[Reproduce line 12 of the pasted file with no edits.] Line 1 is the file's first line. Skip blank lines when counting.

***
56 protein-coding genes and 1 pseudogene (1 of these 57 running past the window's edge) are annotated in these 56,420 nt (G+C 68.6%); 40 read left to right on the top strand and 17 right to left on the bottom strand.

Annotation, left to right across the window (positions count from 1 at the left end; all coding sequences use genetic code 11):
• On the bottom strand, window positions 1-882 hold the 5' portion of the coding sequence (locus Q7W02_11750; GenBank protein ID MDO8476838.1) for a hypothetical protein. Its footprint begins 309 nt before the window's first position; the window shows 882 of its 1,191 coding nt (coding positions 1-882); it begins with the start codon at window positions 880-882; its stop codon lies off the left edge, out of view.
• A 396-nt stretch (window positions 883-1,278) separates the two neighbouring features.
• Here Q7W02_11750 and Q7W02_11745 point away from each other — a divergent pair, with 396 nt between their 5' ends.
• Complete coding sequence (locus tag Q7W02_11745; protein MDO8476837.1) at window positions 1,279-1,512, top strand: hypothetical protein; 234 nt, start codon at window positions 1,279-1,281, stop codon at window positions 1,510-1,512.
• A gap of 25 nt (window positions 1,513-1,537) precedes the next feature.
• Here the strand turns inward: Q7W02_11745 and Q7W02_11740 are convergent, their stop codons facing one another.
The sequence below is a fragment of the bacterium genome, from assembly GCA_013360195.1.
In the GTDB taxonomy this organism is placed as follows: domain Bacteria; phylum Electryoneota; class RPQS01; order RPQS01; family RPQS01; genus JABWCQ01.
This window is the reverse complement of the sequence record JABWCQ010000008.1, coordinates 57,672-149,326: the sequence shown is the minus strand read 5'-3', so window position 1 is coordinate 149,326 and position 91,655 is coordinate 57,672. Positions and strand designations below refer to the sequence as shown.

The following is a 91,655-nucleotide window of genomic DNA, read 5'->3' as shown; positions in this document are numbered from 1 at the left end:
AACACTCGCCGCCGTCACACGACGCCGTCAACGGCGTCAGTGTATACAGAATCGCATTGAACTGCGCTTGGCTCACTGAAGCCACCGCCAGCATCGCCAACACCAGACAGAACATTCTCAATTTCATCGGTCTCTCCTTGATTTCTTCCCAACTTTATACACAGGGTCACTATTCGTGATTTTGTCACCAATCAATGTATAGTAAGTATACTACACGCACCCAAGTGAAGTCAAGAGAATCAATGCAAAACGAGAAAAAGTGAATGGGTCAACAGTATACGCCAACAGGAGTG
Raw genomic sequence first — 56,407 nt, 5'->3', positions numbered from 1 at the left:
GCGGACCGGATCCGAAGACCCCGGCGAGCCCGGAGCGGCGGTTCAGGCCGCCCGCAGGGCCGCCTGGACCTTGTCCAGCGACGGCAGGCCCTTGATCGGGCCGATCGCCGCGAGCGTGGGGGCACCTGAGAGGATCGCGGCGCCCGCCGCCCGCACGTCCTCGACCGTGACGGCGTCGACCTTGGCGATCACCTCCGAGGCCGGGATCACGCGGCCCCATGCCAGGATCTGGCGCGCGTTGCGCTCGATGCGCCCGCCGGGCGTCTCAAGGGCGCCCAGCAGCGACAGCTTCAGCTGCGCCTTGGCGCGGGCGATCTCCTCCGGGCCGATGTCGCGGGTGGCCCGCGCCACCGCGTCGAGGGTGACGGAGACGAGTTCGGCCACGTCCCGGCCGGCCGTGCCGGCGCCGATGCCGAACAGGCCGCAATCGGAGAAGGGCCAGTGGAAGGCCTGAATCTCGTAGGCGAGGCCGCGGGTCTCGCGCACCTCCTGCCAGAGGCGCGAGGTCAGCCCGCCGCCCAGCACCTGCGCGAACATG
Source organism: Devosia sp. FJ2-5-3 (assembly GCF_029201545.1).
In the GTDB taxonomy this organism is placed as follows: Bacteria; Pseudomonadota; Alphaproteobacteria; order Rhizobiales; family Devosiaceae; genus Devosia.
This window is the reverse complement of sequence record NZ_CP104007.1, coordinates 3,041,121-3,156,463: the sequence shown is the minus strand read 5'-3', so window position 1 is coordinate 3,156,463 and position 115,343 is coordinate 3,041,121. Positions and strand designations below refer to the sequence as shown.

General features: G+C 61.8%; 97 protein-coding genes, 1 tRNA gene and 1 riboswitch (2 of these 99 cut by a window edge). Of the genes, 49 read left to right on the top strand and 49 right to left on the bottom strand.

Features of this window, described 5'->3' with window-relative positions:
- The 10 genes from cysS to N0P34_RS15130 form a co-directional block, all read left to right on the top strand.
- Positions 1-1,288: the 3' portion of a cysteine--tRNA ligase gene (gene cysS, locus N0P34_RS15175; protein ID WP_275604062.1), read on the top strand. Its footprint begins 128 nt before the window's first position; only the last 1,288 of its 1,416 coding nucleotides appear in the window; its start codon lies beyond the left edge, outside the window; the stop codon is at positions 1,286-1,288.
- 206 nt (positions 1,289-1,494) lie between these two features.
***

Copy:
The following is a 91,655-nucleotide window of genomic DNA, read 5'->3' as shown; positions in this document are numbered from 1 at the left end: